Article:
those with good teeth, a Beauty of Bath apple, straight from the tree, at
just the right time, is crisp and not quite sweet. Apple juice runs
down your chin, and you eat the apple up, with a smile. A few days
later that same apple would be almost sweet, but it would be chalky, and
only hunger would persuade a person to finish it.
'ghost garden' of Oxfordshire, England, there were three Beauty of Bath
apple trees, and I have wondered why. Sometimes I think the reason
related to harvest time. This apple comes very early, and I picture
them rushed to market where eager apple enthusiasts were waiting for the
first ripe apple of the year.
vision, such an apple as Beauty of Bath would have filled a niche
market. My ghost gardener would ride home with shillings in his
pocket and the family would feast on buttered bacon sandwiches washed down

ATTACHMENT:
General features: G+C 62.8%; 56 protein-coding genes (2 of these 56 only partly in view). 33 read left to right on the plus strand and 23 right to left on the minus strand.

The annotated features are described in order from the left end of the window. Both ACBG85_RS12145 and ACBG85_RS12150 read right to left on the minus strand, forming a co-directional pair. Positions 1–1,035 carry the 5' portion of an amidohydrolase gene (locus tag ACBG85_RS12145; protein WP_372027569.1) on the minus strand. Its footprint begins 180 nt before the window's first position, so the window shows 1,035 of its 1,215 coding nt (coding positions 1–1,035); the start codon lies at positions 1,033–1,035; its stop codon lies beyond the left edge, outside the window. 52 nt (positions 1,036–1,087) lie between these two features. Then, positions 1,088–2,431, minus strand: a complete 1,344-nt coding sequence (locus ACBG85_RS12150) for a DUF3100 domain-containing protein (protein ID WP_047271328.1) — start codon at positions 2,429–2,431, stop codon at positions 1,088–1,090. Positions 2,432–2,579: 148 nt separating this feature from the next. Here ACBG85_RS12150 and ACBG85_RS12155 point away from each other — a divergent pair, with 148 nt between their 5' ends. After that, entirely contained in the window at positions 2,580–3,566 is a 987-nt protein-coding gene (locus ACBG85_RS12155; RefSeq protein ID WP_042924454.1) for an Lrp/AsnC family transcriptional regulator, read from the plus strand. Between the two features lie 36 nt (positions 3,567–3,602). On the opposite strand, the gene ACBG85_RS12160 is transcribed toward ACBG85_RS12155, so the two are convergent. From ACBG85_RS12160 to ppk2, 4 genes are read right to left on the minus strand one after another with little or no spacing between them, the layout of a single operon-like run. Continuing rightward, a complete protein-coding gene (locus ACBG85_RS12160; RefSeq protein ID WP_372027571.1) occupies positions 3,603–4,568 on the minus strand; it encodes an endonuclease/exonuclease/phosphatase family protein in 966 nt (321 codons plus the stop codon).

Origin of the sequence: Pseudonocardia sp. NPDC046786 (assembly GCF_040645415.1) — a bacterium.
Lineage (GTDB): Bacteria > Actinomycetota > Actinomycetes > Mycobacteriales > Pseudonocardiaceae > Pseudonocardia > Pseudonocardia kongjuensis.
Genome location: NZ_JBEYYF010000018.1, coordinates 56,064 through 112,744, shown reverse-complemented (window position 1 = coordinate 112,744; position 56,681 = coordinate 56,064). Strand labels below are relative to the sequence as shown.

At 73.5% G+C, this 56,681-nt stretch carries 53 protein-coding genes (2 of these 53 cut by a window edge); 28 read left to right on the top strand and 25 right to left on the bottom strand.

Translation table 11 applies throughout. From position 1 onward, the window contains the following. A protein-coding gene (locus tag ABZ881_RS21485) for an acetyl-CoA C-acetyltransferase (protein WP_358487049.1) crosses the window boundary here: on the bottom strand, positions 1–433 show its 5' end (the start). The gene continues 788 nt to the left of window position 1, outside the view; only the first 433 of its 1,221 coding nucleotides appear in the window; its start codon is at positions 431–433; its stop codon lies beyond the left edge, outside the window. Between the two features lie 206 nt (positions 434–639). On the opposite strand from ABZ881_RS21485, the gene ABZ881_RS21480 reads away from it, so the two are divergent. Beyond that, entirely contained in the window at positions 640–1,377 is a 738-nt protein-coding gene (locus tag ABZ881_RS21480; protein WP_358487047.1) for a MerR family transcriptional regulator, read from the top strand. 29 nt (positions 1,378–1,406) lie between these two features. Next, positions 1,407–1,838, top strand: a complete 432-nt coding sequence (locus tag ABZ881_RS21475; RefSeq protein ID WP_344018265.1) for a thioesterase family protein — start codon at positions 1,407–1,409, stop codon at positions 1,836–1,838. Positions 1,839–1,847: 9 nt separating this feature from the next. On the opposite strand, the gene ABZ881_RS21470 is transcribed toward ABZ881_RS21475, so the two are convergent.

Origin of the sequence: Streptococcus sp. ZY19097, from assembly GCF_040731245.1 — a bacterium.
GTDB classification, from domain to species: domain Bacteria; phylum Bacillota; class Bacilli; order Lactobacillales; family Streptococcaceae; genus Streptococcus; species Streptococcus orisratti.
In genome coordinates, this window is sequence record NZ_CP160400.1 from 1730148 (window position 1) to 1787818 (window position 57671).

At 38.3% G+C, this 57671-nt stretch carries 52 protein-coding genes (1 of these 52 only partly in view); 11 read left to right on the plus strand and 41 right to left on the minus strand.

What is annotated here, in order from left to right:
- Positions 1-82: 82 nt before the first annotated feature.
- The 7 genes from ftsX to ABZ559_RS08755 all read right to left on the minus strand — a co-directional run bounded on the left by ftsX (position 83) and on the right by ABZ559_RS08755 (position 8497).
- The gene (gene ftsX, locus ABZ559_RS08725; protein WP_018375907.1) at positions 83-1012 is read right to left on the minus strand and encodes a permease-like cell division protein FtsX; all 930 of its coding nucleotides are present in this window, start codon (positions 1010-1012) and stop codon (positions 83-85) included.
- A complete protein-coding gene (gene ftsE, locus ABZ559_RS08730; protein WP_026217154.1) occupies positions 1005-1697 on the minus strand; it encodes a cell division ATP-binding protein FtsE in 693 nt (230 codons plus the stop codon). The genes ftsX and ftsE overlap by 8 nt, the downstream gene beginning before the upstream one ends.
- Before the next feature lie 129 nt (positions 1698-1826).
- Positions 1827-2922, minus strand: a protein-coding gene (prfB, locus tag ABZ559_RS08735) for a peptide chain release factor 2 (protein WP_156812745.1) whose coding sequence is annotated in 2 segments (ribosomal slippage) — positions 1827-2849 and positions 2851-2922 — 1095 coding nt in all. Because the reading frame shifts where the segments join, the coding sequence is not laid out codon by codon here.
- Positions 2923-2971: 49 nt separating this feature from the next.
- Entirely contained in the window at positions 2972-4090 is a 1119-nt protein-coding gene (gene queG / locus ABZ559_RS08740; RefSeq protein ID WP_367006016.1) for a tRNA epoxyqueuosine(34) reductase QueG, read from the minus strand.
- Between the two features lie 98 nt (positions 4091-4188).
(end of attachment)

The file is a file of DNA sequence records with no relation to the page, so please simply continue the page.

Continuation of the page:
with black currant cordial.
Sometimes though, this vision leads to
another conclusion. Behind the house was an outbuilding that included
a coal shed, inside which there was a darkness that belonged to the ether,
more than it did to coal dust. And in that place my ghost gardener
kept a clay jar inside of which he wisely hid his apple money from a
However, Black Current are ready to
harvest at around the same time as Beauty of Bath apples, and I picture a
demand for pectin and apple pulp so that Black Currant jam might be
made. A vision further articulated by Quince that had been led to
climb on the West wall of the house.
Today I found the 'ghost garden' through
that technology that permits a satellite image of Earth. And I can
picture it now belonging to an accountant or a doctor's nurse, and in their
kitchen they have holiday brochures, and in their garden everything is mowed
so that on weekends there is nothing to do.
Then in the coal shed I find my ghost
gardener and all he can manage is a shrug.